Araki’s director’s cut of the 1995 surreal road movie will be released in cinemas again this April. Watch the exclusive restoration trailer here.
Since its radical release in 1995, indie filmmaker Gregg Araki’s wild, violent and erotic “The Doom Generation” has mostly been available on mediocre DVD releases and occasional repertory prints. Araki’s fifth feature film and the second part of his tiniapocalypse trilogy — book entry Totally Fucked Up and Nowhere — The Doom Generation is about to reopen in 4K thanks to a new restoration. Watch the new trailer, an IndieWire exclusive, below.
In Araki’s chaotic highway nightmare, on their way home from a wild night at a Los Angeles club, young lovers Jordan White (James Duval) and Amy Blue (Rose McGowan) pick up a dangerously handsome drifter named Xavier Red (Johnathon Schaech). Jordan has no problem offering Xavier a quick ride, but his acid-tongued girlfriend thinks he’s a creep. When Xavier accidentally kills a convenience store clerk, they are forced to flee, crossing a bizarre and extremely violent America. Somehow, every random thug, drive-thru operator, and neo-Nazi they encounter seems to recognize Amy as a past aberration or alter ego, adding to the already explosive sexual tension rife between the renegade trio.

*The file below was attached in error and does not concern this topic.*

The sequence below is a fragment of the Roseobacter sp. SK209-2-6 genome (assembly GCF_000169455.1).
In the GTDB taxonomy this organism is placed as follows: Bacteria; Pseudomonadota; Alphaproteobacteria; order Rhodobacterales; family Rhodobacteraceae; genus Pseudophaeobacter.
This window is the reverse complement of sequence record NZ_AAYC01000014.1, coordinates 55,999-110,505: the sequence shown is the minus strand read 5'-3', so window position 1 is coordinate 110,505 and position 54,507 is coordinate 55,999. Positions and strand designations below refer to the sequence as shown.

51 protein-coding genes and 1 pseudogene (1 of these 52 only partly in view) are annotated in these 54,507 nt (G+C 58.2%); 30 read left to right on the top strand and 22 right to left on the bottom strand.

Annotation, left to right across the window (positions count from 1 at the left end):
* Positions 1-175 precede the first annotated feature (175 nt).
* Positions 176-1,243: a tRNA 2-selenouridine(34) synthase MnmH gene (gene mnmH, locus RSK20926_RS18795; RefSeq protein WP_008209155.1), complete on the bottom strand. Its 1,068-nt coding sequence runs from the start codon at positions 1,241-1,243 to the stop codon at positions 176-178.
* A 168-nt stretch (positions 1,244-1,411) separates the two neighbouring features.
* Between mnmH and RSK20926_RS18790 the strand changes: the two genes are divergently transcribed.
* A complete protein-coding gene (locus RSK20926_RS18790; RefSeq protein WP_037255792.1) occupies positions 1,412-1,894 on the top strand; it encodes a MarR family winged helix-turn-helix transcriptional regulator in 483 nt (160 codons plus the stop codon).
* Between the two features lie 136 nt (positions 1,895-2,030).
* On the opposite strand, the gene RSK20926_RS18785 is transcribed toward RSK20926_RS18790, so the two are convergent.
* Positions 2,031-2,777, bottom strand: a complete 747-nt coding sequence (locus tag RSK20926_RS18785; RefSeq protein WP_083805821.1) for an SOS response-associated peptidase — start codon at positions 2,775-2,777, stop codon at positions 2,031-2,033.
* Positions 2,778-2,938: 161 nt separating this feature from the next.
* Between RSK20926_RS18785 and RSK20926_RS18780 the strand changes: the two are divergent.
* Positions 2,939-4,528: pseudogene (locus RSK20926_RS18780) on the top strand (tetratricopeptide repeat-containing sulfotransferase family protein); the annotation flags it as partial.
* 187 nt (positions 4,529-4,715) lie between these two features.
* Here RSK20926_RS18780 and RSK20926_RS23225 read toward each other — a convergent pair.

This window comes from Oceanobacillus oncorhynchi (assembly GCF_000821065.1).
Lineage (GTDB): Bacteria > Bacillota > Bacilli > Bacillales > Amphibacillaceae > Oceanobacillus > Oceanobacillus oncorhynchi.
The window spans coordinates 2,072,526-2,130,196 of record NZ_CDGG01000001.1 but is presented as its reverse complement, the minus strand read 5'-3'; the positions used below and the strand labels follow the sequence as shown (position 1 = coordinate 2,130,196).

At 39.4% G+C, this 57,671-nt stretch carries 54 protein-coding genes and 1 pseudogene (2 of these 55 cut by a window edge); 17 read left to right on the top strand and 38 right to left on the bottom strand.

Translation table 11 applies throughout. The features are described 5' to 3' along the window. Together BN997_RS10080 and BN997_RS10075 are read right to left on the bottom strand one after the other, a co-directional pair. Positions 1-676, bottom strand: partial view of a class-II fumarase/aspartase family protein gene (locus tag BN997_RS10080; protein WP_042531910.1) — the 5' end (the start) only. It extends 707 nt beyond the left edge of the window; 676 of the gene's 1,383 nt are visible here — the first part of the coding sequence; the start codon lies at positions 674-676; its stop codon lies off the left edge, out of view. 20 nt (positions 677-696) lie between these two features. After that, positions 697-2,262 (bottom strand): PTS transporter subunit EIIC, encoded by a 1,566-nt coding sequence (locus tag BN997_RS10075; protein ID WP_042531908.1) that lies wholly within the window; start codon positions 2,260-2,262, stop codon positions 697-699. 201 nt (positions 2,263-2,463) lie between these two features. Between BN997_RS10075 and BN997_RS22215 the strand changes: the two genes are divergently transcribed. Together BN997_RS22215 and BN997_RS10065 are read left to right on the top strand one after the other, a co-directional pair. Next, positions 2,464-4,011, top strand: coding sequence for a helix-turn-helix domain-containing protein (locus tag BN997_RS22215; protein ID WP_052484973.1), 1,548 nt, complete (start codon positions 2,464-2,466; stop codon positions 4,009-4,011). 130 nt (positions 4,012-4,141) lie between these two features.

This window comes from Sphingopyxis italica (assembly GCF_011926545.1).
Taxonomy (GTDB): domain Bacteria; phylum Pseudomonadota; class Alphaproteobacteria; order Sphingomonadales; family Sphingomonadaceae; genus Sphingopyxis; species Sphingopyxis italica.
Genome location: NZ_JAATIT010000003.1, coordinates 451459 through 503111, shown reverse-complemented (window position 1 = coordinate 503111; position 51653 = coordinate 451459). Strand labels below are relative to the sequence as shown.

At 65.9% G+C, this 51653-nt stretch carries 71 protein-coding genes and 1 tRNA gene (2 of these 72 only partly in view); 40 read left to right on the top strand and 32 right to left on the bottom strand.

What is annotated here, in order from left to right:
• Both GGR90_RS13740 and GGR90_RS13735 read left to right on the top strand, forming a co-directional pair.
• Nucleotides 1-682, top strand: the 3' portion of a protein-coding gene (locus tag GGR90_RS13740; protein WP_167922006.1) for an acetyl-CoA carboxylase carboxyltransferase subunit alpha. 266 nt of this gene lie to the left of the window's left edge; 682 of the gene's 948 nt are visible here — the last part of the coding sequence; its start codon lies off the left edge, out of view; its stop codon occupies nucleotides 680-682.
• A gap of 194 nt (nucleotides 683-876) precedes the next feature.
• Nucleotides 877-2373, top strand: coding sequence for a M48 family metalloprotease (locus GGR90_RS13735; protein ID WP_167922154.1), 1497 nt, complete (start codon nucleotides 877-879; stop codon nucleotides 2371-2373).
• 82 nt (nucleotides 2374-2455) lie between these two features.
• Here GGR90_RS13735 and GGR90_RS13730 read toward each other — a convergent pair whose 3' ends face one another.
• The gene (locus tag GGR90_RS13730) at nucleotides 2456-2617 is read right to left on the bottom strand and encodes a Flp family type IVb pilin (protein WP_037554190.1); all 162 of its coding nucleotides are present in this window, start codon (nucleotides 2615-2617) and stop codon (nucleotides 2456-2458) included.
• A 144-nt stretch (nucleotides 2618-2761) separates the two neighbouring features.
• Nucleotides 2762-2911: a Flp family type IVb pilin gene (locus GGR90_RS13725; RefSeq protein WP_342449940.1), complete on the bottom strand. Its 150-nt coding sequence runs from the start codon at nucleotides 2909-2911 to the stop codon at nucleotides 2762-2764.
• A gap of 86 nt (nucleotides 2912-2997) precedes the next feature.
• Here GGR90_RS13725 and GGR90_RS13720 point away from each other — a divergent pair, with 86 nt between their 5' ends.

With scenes edited for the 1995 theatrical release restored in 4K, this version reflects the director’s cut that Araki intended. The film has been completely reworked and re-edited to meet today’s technological standards. The audio has been remastered in the new 5.1 mix to complement the new audio standards.
“The Doom Generation” plays April 7 at the IFC Theater in New York, where Araki will introduce the film, as well as the Music Box in Chicago and the Alamo Drafthouse in Los Angeles, among other dates and theaters in the area. country in the coming weeks.
However, the New York premiere of the restoration will be screened at BAM on April 6 as part of NewFest’s upcoming “Queering the Canon: Totally Radical” series, followed by a Q&A with Gregg Araki.
“When ‘Living End’ came out, it was so polarizing in the gay community,” Gregg Araki explained to “Fire Island” director Andrew Ahn in a recent interview with IndieWire. “Jim Stark, the producer, said to me, ‘You make these gay movies that gay people hate. Too punk rock for the gays and they hate them. So he says, “If you make a straight movie, I’ll produce it and you’ll get real money for it.” And I was like, ‘Okay, sure,’ because shit. Why not? That’s why “Doom Generation” is subtitled “A Heterosexual Movie.” So I made this straight movie, but in a very punk rock bravura way, it became so gay.”
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